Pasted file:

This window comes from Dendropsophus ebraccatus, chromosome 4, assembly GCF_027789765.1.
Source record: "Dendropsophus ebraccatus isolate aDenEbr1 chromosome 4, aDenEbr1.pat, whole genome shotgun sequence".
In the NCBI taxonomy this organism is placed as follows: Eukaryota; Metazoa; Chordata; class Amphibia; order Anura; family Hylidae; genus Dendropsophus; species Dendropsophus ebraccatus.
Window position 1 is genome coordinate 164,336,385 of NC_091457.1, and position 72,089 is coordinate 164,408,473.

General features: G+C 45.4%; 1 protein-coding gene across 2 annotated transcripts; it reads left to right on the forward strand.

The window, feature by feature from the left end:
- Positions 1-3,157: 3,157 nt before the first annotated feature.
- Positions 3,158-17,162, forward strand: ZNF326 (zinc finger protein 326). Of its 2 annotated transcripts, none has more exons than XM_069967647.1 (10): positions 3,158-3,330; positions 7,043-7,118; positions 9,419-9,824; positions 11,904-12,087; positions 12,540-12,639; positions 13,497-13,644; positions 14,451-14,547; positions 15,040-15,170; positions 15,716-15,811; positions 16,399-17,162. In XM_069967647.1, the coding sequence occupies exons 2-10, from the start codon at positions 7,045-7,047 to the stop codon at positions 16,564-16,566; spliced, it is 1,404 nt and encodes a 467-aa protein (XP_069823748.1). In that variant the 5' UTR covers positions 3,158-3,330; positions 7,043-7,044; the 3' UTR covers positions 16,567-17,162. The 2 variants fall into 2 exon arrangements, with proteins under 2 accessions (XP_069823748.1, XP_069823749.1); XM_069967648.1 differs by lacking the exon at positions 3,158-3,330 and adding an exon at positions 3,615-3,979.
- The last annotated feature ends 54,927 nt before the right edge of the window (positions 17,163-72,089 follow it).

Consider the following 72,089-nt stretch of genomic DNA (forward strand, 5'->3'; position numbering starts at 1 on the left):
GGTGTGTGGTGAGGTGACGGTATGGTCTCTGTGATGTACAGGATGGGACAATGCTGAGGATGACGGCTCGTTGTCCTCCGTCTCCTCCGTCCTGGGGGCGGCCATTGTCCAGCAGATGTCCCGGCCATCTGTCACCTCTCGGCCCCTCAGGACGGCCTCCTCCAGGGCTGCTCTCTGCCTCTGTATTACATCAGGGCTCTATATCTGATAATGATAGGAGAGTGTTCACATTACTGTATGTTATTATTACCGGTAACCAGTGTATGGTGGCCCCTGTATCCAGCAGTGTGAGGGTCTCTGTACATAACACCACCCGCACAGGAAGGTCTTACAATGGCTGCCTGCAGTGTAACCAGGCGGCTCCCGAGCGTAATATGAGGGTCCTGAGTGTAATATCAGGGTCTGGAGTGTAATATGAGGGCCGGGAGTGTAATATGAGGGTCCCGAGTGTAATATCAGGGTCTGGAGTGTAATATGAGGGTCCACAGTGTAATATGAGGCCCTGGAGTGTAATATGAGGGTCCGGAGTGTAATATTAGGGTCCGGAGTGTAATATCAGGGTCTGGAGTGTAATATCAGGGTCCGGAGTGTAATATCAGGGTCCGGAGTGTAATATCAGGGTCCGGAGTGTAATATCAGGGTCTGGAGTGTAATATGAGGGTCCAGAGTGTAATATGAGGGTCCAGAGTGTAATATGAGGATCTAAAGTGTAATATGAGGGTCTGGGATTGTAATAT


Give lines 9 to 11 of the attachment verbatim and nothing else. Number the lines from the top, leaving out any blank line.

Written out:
- The last annotated feature ends 54,927 nt before the right edge of the window (positions 17,163-72,089 follow it).

Consider the following 72,089-nt stretch of genomic DNA (forward strand, 5'->3'; position numbering starts at 1 on the left):
GGTGTGTGGTGAGGTGACGGTATGGTCTCTGTGATGTACAGGATGGGACAATGCTGAGGATGACGGCTCGTTGTCCTCCGTCTCCTCCGTCCTGGGGGCGGCCATTGTCCAGCAGATGTCCCGGCCATCTGTCACCTCTCGGCCCCTCAGGACGGCCTCCTCCAGGGCTGCTCTCTGCCTCTGTATTACATCAGGGCTCTATATCTGATAATGATAGGAGAGTGTTCACATTACTGTATGTTATTATTACCGGTAACCAGTGTATGGTGGCCCCTGTATCCAGCAGTGTGAGGGTCTCTGTACATAACACCACCCGCACAGGAAGGTCTTACAATGGCTGCCTGCAGTGTAACCAGGCGGCTCCCGAGCGTAATATGAGGGTCCTGAGTGTAATATCAGGGTCTGGAGTGTAATATGAGGGCCGGGAGTGTAATATGAGGGTCCCGAGTGTAATATCAGGGTCTGGAGTGTAATATGAGGGTCCACAGTGTAATATGAGGCCCTGGAGTGTAATATGAGGGTCCGGAGTGTAATATTAGGGTCCGGAGTGTAATATCAGGGTCTGGAGTGTAATATCAGGGTCCGGAGTGTAATATCAGGGTCCGGAGTGTAATATCAGGGTCCGGAGTGTAATATCAGGGTCTGGAGTGTAATATGAGGGTCCAGAGTGTAATATGAGGGTCCAGAGTGTAATATGAGGATCTAAAGTGTAATATGAGGGTCTGGGATTGTAATAT